Even as the Stanley Cup Playoffs march on, an NHL deadline is sneaking up on everyone.
Okay, it’s probably not doing much sneaking. Every NHL general manager is fully aware of this upcoming deadline and is extremely unlikely to be surprised by it. If they are surprised by it, they are very bad at their job and will most likely lose that job very soon.
That deadline is June 1, which is the last day to sign prospects whose rights are expiring.
When an NHL team selects a player in the draft, they hold that player’s rights for only a certain length of time. For players drafted out of one of Canada’s three major junior leagues — the WHL, OHL, and QMJHL — that window is just two years. If a team doesn’t sign a draft pick after two years, that player goes back into the draft.
For 18-year-old players drafted out of a European league that has a transfer agreement with the NHL, teams hold their rights for four years.
In the case of Russia, which does not have a transfer agreement with the NHL, teams hold the rights to draft picks indefinitely. Technically speaking, retired 39-year-old defenceman Kirill Koltsov is still in the Canucks’ system because they own his rights from drafting him back in 2002.
More practically, the Canucks will retain the rights of Russian draft picks Dmitri Zlodeyev, Dmitri Zhukenov, and Artyom Manukyan indefinitely. If Manukyan had been drafted out of a European league with a transfer agreement, he would be subject to the June 1 deadline but, as a Russian, it doesn’t apply.
The deadline does apply to 2020 draft picks out of major junior, but the Canucks didn’t pick anyone from those leagues in 2020. Viktor Persson, selected in the 7th round in 2020, is playing for the Kamloops Blazers in the WHL, but he was drafted out of Sweden, so the Canucks hold his rights for four years. They don’t have to sign him until June 1, 2024.
So, for the Canucks, this year’s June 1 deadline only applies to European draft picks from 2018. The Canucks have two of those prospects — one they selected themselves and one for whom they traded: Toni Utunen and Linus Karlsson.
Karlsson was drafted in the third round of the 2018 draft by the San Jose Sharks and was acquired by the Canucks in a trade for Jonathan Dahlen. He is a no-brainer to get signed after an outstanding rookie season in the SHL and it’s been suggested that the Canucks and Karlsson have already agreed on a deal.
The delay in getting Karlsson signed was likely the IIHF World Championship tournament, which ends on May 29. Karlsson was named to Sweden’s preliminary roster but was left off the roster when the tournament began. NHL players like William Nylander became available and were added to the roster, which is now at the limit, so Karlsson won’t be playing at the tournament.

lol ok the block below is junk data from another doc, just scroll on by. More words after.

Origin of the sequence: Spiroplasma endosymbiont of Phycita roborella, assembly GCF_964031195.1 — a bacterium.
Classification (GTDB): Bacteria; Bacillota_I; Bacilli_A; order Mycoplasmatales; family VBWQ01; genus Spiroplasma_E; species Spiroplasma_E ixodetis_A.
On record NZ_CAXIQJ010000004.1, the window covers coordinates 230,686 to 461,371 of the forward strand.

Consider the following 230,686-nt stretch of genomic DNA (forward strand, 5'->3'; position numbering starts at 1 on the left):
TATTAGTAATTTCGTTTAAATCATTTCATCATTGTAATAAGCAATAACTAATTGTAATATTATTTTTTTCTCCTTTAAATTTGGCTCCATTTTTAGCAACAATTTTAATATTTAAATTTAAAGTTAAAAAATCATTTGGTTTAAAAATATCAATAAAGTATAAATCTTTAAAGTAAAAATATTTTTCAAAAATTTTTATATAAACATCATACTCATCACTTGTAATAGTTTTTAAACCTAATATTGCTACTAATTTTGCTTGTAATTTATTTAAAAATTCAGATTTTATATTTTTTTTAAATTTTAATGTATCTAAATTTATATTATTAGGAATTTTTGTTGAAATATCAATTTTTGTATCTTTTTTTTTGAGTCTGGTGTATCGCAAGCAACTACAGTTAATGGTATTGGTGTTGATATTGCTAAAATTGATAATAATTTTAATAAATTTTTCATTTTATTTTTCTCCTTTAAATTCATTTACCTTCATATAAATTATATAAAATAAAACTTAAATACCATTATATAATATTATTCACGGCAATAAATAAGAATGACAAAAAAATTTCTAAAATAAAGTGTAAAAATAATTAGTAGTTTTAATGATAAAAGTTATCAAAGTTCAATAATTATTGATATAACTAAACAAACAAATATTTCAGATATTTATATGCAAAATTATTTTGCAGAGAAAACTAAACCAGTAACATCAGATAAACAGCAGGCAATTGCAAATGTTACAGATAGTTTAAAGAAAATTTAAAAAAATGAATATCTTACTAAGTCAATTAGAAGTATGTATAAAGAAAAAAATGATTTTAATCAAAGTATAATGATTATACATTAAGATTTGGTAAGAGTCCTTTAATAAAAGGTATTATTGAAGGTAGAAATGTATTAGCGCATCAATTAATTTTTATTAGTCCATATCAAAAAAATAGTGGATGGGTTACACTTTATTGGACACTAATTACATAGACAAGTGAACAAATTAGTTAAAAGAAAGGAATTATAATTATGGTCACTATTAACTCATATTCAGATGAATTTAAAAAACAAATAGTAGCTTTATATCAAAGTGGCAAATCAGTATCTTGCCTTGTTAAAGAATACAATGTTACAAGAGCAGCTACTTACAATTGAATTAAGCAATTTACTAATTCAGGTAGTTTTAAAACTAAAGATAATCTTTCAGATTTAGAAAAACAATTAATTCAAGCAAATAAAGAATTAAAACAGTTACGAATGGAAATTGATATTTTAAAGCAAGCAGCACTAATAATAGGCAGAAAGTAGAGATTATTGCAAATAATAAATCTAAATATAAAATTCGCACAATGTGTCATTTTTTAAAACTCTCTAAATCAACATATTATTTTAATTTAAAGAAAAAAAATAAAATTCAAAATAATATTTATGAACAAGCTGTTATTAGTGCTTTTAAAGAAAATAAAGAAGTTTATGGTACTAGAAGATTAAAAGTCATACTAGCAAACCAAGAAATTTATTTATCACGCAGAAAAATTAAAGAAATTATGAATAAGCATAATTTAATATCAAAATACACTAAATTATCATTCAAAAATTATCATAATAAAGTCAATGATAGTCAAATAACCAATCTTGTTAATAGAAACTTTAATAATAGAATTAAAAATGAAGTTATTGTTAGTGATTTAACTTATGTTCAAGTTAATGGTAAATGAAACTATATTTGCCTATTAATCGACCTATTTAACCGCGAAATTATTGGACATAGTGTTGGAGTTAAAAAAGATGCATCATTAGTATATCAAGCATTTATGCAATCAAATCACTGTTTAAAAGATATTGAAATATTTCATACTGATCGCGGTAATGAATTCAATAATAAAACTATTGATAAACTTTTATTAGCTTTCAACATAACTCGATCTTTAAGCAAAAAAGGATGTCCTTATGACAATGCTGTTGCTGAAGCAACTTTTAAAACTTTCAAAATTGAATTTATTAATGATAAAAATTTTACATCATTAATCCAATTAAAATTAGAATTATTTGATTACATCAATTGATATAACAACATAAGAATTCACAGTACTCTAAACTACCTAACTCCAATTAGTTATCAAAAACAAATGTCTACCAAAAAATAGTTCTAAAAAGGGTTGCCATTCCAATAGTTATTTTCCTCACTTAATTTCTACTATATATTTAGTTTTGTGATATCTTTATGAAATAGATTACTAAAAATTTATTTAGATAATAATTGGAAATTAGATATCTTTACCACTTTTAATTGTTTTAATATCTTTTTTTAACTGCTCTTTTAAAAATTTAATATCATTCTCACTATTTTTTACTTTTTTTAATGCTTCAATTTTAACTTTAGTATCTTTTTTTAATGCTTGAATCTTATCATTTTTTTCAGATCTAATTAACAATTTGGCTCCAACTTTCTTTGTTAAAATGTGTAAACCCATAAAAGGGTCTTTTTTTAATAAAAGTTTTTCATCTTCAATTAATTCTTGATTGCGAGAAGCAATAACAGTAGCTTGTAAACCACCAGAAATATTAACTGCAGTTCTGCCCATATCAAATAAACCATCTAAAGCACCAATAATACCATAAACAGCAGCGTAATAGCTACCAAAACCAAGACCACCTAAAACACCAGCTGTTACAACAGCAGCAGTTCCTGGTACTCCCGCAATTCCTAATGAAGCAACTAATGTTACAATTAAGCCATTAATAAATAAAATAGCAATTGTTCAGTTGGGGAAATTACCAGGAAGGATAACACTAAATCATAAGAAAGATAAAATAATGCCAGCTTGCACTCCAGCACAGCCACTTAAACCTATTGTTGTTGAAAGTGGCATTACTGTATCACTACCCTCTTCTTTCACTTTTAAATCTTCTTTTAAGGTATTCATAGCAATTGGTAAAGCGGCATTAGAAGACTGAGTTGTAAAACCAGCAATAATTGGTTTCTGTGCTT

While Karlsson will almost certainly be signed, the future is much less certain for Utunen, the Canucks’ fifth-round pick from 2018.
Utunen sparked optimism in his potential with his performance in the 2019 World Juniors after he was drafted. He scored the overtime game-winning goal to eliminate Team Canada in the quarterfinals and earned his way onto the top pairing by the end of the tournament, helping to shut down Team USA in the gold-medal game.
In many ways, Utunen seemed like a modern defensive defenceman — smart and mobile, with the ability to make a clean first pass to break the puck out of the defensive zone.
Since then, however, Utunen’s development hasn’t proceeded particularly quickly. At 22, Utunen is playing on the second pairing for the Lahti Pelicans in the Finnish Liiga, averaging 18:13 in ice time per game. He had 11 points in 59 games this past season, though offence has never been the hallmark of his game.
Utunen’s corsi percentage this season was 45.9%, which isn’t ideal. The Pelicans weren’t a particularly good team — Utunen’s 45.9% was second among regular defencemen on the team — but overall, it just doesn’t paint the picture of a player who is ready to play in an even more difficult league.
That said, there are things to like about Utunen’s game. He’s still a heady defender, who uses great positioning to force opponents to the outside and smartly leads with his stick to separate the puck before finishing his checks. While he doesn’t jump up the ice much, he chooses smart moments to do so and has enough skill to make good on chances when they come.
Maybe there’s still some hope for an NHL future for Utunen, with a likely ceiling as a third-pairing, penalty-killing specialist. The Canucks have one week to decide if that future will be in Vancouver.